New models for education should push the boundaries of typical and parochial practices. World readiness supersedes work readiness. Rather than ‘teaching to the test’, educators need to re-calibrate and focus on fostering radical and alternative approaches to assessment that empower students around learning how to learn and being able to judge the quality of their own work. Standard feedback practices tend to be limiting and problematic as well. Without involvement in the evaluation process, students submit their work and wait for a grade that might or might not have any personal resonance or meaning. Evidence suggests feedback comments are either adopted or rejected depending on whether the student agrees with the marker or not. How might this pattern change? How might assessment tasks address the diverse needs of multicultural cohorts with values different to our own, and how can the process respect these differences? How can formative and summative assessments become more personal and meaningful in tertiary education across cultures? This session will discuss lessons learned from a study implementing a non-standard assessment, in the form of self-assessment, among a mixed cohort of domestic and international postgraduate University students. Multiple positive and encouraging outcomes from this project will be examined, such as the way developing a student’s capacity to judge their own performance has lasting benefits. This initiative will also hopefully contribute to forming an international community of practice that promotes ways for making feedback more meaningful and help facilitate a transition from surface to deep learning in the process.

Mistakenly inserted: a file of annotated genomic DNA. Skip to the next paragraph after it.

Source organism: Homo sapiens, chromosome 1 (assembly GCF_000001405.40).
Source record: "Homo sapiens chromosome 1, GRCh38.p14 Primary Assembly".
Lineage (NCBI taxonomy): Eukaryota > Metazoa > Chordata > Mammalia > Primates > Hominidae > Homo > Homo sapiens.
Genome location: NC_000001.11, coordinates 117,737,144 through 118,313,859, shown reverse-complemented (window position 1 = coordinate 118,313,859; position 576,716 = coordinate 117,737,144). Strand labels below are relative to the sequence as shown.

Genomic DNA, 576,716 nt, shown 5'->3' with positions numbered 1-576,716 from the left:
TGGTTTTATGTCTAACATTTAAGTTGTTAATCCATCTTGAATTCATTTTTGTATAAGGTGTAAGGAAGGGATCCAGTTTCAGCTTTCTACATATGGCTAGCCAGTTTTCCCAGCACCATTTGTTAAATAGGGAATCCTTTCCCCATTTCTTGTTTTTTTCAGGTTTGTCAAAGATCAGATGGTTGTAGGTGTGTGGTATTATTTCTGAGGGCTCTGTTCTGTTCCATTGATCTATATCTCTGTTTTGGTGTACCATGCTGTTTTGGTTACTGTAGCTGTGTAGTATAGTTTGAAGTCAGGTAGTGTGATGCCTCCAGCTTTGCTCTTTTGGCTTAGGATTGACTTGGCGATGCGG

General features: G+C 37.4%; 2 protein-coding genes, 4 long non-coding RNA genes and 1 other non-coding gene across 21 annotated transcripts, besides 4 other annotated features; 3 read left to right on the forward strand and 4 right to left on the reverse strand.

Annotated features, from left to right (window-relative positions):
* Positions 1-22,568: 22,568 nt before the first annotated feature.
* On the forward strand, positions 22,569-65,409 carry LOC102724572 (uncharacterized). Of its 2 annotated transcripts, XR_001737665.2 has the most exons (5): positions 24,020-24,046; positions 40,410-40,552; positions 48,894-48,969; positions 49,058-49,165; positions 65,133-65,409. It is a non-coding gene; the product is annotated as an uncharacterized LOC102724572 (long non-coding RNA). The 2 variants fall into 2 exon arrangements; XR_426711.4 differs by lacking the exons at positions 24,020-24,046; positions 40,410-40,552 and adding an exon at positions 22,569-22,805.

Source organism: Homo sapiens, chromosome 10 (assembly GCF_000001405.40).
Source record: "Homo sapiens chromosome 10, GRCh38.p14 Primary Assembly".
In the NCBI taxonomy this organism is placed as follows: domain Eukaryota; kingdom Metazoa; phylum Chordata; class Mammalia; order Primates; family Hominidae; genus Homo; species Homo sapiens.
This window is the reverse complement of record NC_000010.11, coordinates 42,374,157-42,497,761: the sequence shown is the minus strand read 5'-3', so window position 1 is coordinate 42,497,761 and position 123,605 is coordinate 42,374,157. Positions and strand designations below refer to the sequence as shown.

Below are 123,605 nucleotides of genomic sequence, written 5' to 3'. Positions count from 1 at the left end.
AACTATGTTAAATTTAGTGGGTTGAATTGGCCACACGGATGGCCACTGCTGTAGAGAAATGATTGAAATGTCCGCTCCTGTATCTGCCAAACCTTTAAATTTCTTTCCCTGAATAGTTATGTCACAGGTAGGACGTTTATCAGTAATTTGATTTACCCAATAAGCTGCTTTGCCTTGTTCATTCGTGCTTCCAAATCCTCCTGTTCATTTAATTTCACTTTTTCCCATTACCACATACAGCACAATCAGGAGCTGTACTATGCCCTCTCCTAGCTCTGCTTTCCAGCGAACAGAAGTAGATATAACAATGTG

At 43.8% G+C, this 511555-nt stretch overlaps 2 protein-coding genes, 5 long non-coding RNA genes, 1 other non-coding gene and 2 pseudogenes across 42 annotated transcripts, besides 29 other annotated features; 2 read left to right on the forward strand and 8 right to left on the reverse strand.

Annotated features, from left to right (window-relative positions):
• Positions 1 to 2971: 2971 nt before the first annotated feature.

Education and Learning in a World of Difference
Paper Presentation in a Themed Session
Course Director MPH, School of Health and Social Development, Deakin University
Berni is the Course Director of the Master of Public Health at Deakin University Melbourne Australia, which is ranked in the top 100 univeristies in the world for public health. Berni lectures in the post graduate public health and health promotion courses in the School of Health and Social Development. Berni’s research interests include the scholarship of teaching and learning, particularly focused on authentic assessment, reflective practice and student engagement. Health workforce development strategies and measurements of effectiveness are also of interest. Berni was the recipient of three prestigious teaching and learning awards in 2010 including Deakin University’s Teacher of the Year and received a national award for teaching excellence in 2011.